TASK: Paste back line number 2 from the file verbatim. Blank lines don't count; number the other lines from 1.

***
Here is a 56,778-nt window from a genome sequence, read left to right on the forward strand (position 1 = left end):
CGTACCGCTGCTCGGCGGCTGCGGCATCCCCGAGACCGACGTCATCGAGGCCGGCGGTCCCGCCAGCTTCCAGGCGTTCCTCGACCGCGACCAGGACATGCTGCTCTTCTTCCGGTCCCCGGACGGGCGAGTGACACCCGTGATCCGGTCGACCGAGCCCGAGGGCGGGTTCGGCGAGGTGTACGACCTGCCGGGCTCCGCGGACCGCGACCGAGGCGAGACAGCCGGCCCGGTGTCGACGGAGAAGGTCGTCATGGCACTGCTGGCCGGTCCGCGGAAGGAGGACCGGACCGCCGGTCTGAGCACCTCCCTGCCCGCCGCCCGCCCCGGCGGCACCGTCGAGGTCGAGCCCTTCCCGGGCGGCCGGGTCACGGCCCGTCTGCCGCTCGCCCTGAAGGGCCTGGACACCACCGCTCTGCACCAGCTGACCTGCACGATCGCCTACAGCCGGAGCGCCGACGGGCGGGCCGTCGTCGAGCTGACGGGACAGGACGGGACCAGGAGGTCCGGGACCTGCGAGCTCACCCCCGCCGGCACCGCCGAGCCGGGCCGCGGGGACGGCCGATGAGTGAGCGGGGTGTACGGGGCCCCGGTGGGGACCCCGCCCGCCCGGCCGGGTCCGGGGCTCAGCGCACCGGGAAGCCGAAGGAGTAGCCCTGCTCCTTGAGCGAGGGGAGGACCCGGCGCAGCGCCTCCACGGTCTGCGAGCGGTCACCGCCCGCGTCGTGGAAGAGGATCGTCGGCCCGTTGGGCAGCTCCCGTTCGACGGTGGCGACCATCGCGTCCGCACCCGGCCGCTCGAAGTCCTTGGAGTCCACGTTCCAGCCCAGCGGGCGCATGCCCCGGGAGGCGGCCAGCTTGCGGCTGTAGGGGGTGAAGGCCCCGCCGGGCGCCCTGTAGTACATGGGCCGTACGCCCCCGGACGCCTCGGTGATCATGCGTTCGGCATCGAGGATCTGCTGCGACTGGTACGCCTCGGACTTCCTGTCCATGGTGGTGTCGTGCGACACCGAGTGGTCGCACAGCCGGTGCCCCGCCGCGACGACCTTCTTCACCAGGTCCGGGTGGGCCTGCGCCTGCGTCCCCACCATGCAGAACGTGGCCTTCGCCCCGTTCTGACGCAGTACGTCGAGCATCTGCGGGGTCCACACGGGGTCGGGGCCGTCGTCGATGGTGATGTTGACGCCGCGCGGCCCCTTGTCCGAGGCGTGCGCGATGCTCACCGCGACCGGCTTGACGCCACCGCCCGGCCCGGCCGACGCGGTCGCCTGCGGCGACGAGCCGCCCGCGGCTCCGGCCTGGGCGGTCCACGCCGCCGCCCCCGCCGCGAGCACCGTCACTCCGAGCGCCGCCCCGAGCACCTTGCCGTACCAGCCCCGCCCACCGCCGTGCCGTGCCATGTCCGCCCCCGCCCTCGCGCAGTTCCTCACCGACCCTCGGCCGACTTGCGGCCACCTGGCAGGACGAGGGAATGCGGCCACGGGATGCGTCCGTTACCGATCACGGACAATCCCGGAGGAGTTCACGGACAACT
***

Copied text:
CGTACCGCTGCTCGGCGGCTGCGGCATCCCCGAGACCGACGTCATCGAGGCCGGCGGTCCCGCCAGCTTCCAGGCGTTCCTCGACCGCGACCAGGACATGCTGCTCTTCTTCCGGTCCCCGGACGGGCGAGTGACACCCGTGATCCGGTCGACCGAGCCCGAGGGCGGGTTCGGCGAGGTGTACGACCTGCCGGGCTCCGCGGACCGCGACCGAGGCGAGACAGCCGGCCCGGTGTCGACGGAGAAGGTCGTCATGGCACTGCTGGCCGGTCCGCGGAAGGAGGACCGGACCGCCGGTCTGAGCACCTCCCTGCCCGCCGCCCGCCCCGGCGGCACCGTCGAGGTCGAGCCCTTCCCGGGCGGCCGGGTCACGGCCCGTCTGCCGCTCGCCCTGAAGGGCCTGGACACCACCGCTCTGCACCAGCTGACCTGCACGATCGCCTACAGCCGGAGCGCCGACGGGCGGGCCGTCGTCGAGCTGACGGGACAGGACGGGACCAGGAGGTCCGGGACCTGCGAGCTCACCCCCGCCGGCACCGCCGAGCCGGGCCGCGGGGACGGCCGATGAGTGAGCGGGGTGTACGGGGCCCCGGTGGGGACCCCGCCCGCCCGGCCGGGTCCGGGGCTCAGCGCACCGGGAAGCCGAAGGAGTAGCCCTGCTCCTTGAGCGAGGGGAGGACCCGGCGCAGCGCCTCCACGGTCTGCGAGCGGTCACCGCCCGCGTCGTGGAAGAGGATCGTCGGCCCGTTGGGCAGCTCCCGTTCGACGGTGGCGACCATCGCGTCCGCACCCGGCCGCTCGAAGTCCTTGGAGTCCACGTTCCAGCCCAGCGGGCGCATGCCCCGGGAGGCGGCCAGCTTGCGGCTGTAGGGGGTGAAGGCCCCGCCGGGCGCCCTGTAGTACATGGGCCGTACGCCCCCGGACGCCTCGGTGATCATGCGTTCGGCATCGAGGATCTGCTGCGACTGGTACGCCTCGGACTTCCTGTCCATGGTGGTGTCGTGCGACACCGAGTGGTCGCACAGCCGGTGCCCCGCCGCGACGACCTTCTTCACCAGGTCCGGGTGGGCCTGCGCCTGCGTCCCCACCATGCAGAACGTGGCCTTCGCCCCGTTCTGACGCAGTACGTCGAGCATCTGCGGGGTCCACACGGGGTCGGGGCCGTCGTCGATGGTGATGTTGACGCCGCGCGGCCCCTTGTCCGAGGCGTGCGCGATGCTCACCGCGACCGGCTTGACGCCACCGCCCGGCCCGGCCGACGCGGTCGCCTGCGGCGACGAGCCGCCCGCGGCTCCGGCCTGGGCGGTCCACGCCGCCGCCCCCGCCGCGAGCACCGTCACTCCGAGCGCCGCCCCGAGCACCTTGCCGTACCAGCCCCGCCCACCGCCGTGCCGTGCCATGTCCGCCCCCGCCCTCGCGCAGTTCCTCACCGACCCTCGGCCGACTTGCGGCCACCTGGCAGGACGAGGGAATGCGGCCACGGGATGCGTCCGTTACCGATCACGGACAATCCCGGAGGAGTTCACGGACAACT